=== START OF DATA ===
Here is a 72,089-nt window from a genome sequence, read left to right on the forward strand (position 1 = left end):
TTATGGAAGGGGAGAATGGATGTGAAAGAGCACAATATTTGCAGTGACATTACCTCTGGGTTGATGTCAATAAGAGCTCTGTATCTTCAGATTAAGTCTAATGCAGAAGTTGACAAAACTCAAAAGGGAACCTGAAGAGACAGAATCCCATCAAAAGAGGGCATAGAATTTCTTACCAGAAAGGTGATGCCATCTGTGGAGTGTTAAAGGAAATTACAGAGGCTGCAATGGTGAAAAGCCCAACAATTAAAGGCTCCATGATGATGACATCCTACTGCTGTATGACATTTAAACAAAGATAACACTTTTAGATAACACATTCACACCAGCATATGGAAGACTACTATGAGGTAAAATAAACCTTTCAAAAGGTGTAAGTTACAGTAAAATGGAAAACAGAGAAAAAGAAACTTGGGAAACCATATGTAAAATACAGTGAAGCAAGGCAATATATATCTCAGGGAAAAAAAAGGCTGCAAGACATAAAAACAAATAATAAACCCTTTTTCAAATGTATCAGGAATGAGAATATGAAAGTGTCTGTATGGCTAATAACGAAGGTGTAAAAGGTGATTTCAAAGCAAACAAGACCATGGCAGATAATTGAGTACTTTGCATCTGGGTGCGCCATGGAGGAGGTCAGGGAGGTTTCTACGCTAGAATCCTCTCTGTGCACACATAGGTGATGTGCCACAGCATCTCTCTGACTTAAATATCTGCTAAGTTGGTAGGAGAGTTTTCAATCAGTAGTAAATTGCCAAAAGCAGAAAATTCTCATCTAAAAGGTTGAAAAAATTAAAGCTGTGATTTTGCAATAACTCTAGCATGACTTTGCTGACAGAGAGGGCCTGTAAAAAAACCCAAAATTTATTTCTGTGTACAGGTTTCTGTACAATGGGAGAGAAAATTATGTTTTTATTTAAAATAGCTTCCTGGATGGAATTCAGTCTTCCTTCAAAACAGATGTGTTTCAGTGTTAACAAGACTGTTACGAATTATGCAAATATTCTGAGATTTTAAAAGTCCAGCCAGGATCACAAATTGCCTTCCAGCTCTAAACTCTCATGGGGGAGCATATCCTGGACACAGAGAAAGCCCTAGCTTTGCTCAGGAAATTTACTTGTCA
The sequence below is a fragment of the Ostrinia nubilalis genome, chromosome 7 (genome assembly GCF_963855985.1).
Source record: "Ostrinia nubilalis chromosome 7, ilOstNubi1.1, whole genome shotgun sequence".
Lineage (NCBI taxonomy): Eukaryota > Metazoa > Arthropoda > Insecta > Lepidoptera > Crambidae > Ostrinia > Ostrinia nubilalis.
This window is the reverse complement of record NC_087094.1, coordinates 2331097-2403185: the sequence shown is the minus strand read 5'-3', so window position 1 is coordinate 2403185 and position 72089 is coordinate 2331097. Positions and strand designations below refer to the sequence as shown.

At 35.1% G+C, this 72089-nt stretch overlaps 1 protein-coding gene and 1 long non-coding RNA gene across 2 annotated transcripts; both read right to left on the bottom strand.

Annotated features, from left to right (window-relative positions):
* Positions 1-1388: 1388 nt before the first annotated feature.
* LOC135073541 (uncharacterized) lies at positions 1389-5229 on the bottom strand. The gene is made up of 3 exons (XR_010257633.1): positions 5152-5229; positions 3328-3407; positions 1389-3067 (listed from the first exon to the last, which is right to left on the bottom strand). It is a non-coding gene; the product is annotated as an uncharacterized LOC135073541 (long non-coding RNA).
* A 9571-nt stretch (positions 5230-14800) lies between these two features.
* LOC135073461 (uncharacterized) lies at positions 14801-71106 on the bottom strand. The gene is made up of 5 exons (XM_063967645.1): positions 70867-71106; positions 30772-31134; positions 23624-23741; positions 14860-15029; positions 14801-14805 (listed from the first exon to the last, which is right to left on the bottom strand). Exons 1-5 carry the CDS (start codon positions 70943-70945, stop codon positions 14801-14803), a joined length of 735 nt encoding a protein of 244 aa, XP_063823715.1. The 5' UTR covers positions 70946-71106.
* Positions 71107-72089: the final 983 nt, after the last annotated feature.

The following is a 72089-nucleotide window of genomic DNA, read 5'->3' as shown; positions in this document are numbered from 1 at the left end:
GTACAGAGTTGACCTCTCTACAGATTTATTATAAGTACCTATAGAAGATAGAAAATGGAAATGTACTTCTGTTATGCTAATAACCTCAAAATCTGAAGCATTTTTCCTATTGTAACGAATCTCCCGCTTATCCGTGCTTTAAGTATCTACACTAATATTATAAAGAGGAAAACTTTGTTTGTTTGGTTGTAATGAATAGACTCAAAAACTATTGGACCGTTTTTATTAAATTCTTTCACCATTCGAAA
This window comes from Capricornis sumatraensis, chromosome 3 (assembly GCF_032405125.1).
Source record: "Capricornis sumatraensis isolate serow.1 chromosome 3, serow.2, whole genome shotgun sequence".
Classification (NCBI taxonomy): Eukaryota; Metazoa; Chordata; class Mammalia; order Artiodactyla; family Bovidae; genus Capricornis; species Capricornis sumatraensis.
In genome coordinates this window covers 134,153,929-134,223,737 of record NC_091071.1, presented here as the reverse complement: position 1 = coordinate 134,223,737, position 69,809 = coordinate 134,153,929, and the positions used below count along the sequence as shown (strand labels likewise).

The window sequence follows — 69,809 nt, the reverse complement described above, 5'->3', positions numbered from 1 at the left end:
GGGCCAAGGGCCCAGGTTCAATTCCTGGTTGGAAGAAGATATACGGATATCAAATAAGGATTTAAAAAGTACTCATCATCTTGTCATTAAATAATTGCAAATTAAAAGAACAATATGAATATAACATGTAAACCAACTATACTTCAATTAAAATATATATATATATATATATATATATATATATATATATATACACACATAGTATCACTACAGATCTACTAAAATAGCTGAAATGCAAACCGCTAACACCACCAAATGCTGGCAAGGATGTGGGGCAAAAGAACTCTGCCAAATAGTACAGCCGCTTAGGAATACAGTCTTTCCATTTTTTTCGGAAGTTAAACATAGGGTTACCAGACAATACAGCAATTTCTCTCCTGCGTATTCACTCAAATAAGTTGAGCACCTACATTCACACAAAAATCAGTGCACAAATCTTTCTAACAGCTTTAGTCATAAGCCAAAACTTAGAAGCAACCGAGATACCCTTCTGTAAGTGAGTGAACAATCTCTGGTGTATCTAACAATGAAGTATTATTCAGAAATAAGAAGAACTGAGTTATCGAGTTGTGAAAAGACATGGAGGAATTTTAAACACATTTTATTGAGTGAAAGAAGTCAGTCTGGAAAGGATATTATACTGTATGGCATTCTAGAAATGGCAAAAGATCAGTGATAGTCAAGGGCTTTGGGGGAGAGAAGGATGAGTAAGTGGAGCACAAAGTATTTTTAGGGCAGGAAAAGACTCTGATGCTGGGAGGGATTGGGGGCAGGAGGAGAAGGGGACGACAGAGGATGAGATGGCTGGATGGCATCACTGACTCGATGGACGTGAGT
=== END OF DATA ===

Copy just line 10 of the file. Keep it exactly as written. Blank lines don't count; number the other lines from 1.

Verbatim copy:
* LOC135073541 (uncharacterized) lies at positions 1389-5229 on the bottom strand. The gene is made up of 3 exons (XR_010257633.1): positions 5152-5229; positions 3328-3407; positions 1389-3067 (listed from the first exon to the last, which is right to left on the bottom strand). It is a non-coding gene; the product is annotated as an uncharacterized LOC135073541 (long non-coding RNA).